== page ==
“In fact, much of the ire now being aimed at the TDA — and tourism in general — merely echoes concerns about the tourism of a century ago, and the mismanagement and negligence of city government back then.”
Health issues may have led E.W. Grove to Asheville, but the entrepreneur had no interest in perpetuating the city’s reputation as a landing spot for those seeking medical relief.
“Asheville lost one of its greatest when Connie Bostic died last month. Connie was a creator, and Asheville was her beneficiary.”
Local historian and archivist Katherine Cutshall discusses the parallels between Thomas Wolfe’s 1923 play, Welcome to Our City, and modern-day Asheville.
The Xpress staff offers 100% accurate interpretations of archival local photos.
Topics featured in Billy Borne’s 1924 collection include concerns about tourism, that year’s presidential campaign and election (which involved the emergence of Robert M. La Follette as a third-party candidate), lack of funding for local education and police, anxieties over real estate and the pressures on everyday citizens due to the high cost of living.
For two years, Stuart Smolkin, curator of the Asheville Radio Museum, has been restoring a 1946 Rock-ola 1422 jukebox. Now the machine is on display inside A-B Tech’s Elm building.
Project founder Jared Wheatley and Asheville entrepreneurs discuss the “You Are On Cherokee Land” sign initiative.
“What I’m doing is preserving this important piece of Western North Carolina regional history,” says Whitney Ponder, who purchased a property previously owned by Bascom Lamar Lunsford. “This man did so much for traditional Appalachian music here and throughout the whole region.”
“Both collaborations with the Vance Birthplace and the Mountain History and Culture Group have been the purest representations of the work we want to do, existing in the intersection of art and activism,” says Aaron Snook, co-founder and curator of America Myth Center
“We are a space people can contemplate how our history affects our lives today,” says Anne Chesky, executive director of the Asheville Museum of History.
“Our research materials are not limited to Buncombe County or Western North Carolina,” says Stella Taylor, the public relations chair at the Old Buncombe County Genealogical Society. “Our collection covers the areas from which settlers came to our state and areas to which some families moved.”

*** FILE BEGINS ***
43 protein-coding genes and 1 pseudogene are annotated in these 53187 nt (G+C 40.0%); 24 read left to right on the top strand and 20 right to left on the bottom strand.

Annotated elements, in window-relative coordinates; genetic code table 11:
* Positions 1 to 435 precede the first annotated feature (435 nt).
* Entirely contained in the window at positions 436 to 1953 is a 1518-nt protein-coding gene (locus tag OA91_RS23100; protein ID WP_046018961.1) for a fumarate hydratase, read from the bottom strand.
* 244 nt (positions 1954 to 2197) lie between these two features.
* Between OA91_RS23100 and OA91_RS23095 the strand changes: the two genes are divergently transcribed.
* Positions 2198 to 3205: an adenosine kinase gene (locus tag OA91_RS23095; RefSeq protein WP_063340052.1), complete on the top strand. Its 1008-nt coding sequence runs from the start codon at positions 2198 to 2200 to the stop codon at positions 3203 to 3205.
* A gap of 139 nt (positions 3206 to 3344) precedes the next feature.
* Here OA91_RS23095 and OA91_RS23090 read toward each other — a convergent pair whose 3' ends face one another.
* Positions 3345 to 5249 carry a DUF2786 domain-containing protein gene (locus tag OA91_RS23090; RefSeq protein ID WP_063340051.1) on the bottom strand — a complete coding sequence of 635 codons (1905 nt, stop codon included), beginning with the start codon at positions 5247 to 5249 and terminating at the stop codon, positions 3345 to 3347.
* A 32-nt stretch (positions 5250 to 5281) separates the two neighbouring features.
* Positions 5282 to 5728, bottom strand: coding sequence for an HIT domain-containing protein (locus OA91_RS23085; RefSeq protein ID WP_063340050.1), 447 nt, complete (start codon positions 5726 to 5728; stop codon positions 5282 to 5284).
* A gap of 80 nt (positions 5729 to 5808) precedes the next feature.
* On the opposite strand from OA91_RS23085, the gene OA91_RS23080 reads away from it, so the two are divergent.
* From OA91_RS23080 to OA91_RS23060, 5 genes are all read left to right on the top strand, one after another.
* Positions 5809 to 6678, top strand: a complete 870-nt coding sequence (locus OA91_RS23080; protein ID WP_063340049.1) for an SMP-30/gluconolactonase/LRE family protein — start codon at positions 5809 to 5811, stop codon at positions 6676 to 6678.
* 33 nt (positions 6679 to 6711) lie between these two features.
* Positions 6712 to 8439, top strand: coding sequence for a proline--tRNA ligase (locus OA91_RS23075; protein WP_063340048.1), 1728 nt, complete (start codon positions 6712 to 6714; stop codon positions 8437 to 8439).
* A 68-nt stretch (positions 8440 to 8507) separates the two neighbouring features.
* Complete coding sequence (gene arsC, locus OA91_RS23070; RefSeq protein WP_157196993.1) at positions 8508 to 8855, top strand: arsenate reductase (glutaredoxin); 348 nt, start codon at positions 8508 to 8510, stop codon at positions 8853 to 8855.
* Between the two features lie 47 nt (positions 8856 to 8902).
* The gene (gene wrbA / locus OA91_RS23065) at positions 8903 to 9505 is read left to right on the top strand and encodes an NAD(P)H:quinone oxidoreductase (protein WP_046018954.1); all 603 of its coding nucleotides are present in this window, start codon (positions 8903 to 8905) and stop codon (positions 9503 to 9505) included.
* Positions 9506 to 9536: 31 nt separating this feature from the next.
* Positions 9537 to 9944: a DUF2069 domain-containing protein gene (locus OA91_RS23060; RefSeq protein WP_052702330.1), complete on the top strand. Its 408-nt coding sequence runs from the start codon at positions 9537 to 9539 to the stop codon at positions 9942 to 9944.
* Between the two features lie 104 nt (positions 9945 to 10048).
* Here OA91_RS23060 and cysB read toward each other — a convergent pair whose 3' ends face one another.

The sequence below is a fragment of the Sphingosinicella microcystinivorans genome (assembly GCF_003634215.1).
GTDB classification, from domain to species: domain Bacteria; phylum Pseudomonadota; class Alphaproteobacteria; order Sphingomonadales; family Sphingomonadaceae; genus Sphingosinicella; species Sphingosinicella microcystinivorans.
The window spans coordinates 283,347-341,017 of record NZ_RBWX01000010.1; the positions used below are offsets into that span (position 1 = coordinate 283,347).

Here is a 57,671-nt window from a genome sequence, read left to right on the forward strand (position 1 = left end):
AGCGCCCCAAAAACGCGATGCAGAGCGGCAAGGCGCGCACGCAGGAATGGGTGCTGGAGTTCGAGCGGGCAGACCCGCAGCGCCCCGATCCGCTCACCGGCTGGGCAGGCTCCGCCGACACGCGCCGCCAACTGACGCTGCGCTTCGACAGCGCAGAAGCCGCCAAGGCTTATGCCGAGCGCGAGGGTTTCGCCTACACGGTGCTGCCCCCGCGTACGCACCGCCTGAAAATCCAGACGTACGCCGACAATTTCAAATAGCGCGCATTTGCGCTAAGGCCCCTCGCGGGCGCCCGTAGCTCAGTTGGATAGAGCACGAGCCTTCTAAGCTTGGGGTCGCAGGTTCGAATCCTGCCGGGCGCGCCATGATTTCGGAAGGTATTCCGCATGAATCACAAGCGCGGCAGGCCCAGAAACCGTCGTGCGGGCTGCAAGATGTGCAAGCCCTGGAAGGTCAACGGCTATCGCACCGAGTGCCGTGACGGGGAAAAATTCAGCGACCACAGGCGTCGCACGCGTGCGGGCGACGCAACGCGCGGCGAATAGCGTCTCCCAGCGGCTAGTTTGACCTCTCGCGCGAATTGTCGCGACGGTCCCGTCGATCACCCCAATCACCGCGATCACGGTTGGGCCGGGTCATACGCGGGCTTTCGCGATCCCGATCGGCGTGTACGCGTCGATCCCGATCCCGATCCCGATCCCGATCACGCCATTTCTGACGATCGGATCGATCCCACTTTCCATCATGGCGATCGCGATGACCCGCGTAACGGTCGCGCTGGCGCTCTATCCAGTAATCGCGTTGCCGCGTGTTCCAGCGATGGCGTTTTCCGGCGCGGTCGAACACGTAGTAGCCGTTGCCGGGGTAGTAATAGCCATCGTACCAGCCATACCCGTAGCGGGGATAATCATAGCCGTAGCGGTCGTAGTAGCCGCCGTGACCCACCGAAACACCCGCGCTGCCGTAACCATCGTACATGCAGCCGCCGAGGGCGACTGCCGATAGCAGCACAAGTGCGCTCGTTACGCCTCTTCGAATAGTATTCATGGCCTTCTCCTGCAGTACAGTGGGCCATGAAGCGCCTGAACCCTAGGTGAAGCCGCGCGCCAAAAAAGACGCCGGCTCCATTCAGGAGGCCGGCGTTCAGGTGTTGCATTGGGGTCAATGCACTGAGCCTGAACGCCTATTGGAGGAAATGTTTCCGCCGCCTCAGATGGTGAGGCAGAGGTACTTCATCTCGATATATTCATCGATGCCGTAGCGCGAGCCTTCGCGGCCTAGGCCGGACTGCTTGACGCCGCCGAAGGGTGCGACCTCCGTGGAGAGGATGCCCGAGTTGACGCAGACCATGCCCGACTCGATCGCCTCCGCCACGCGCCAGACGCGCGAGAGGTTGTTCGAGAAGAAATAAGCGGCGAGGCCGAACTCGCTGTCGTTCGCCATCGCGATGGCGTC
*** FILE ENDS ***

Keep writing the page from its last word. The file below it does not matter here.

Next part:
“Except as impelled by the rising temperature of a political campaign, how small is the minority that gives regular and serious study to the public business!” lamented The Asheville Citizen in a Jan. 22, 1923 editorial.
On February 1, 1923, a car pulled onto Valley Street in downtown Asheville. Soon thereafter, shots were fired.
The marching band and dance team had over 10,000 kids participate, 1977-2019, including a few who’ve started their own performance groups.
To commemorate Black History Month, Xpress asked longtime Asheville residents to share their memories of the three historic African American sites.
The expansive personal library has deepened the Harts’ connection to Western North Carolina, and will now do the same for scholars and the general public.
In 1923, a nursing shortage inspired plenty of discussion in multiple editions of The Asheville Citizen.
As the popularity of automobiles grew in Western North Carolina, traffic issues soon followed. One of the earliest problems involved drivers parking their cars on the trolley lines. By 1923, residents and city officials alike began seeking answers to the conundrum.
Since 2019, Travis Rountree, assistant professor of English at Western Carolina University, has worked to help archive Western North Carolina’s LGTBQ+ community.
For decades, officials have been looking for ways to revitalize historic Pack Square in the heart of downtown Asheville. With yet another reimagining under way, we take a look back at key some of the key changes that have transformed the city center since the 1960s.